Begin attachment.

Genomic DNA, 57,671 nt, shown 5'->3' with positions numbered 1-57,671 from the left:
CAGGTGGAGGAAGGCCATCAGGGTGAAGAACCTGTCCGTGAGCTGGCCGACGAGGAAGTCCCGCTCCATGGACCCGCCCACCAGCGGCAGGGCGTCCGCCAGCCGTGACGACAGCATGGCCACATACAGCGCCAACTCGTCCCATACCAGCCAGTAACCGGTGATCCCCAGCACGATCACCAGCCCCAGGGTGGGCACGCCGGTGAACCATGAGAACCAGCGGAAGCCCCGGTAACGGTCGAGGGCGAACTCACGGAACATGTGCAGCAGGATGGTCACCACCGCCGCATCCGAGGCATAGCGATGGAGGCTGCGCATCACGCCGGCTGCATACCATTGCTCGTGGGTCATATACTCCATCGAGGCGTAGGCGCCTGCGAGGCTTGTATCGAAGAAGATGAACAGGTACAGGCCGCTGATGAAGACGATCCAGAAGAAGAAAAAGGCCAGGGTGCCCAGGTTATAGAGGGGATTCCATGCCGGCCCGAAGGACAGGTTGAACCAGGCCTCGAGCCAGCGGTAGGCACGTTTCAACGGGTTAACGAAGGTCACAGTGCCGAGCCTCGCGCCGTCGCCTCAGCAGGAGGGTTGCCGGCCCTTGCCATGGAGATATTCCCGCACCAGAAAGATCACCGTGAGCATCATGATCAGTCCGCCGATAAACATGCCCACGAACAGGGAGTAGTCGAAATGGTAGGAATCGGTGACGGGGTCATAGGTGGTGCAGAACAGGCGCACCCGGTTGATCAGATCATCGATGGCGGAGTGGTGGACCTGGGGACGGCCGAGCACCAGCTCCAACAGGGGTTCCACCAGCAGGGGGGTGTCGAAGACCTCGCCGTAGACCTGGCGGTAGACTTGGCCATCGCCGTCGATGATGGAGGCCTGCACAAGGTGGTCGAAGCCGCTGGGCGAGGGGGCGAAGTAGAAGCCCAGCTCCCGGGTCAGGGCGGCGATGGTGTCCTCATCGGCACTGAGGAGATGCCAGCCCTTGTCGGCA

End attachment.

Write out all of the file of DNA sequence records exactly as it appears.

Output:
Genomic DNA, 57,671 nt, shown 5'->3' with positions numbered 1-57,671 from the left:
CAGGTGGAGGAAGGCCATCAGGGTGAAGAACCTGTCCGTGAGCTGGCCGACGAGGAAGTCCCGCTCCATGGACCCGCCCACCAGCGGCAGGGCGTCCGCCAGCCGTGACGACAGCATGGCCACATACAGCGCCAACTCGTCCCATACCAGCCAGTAACCGGTGATCCCCAGCACGATCACCAGCCCCAGGGTGGGCACGCCGGTGAACCATGAGAACCAGCGGAAGCCCCGGTAACGGTCGAGGGCGAACTCACGGAACATGTGCAGCAGGATGGTCACCACCGCCGCATCCGAGGCATAGCGATGGAGGCTGCGCATCACGCCGGCTGCATACCATTGCTCGTGGGTCATATACTCCATCGAGGCGTAGGCGCCTGCGAGGCTTGTATCGAAGAAGATGAACAGGTACAGGCCGCTGATGAAGACGATCCAGAAGAAGAAAAAGGCCAGGGTGCCCAGGTTATAGAGGGGATTCCATGCCGGCCCGAAGGACAGGTTGAACCAGGCCTCGAGCCAGCGGTAGGCACGTTTCAACGGGTTAACGAAGGTCACAGTGCCGAGCCTCGCGCCGTCGCCTCAGCAGGAGGGTTGCCGGCCCTTGCCATGGAGATATTCCCGCACCAGAAAGATCACCGTGAGCATCATGATCAGTCCGCCGATAAACATGCCCACGAACAGGGAGTAGTCGAAATGGTAGGAATCGGTGACGGGGTCATAGGTGGTGCAGAACAGGCGCACCCGGTTGATCAGATCATCGATGGCGGAGTGGTGGACCTGGGGACGGCCGAGCACCAGCTCCAACAGGGGTTCCACCAGCAGGGGGGTGTCGAAGACCTCGCCGTAGACCTGGCGGTAGACTTGGCCATCGCCGTCGATGATGGAGGCCTGCACAAGGTGGTCGAAGCCGCTGGGCGAGGGGGCGAAGTAGAAGCCCAGCTCCCGGGTCAGGGCGGCGATGGTGTCCTCATCGGCACTGAGGAGATGCCAGCCCTTGTCGGCA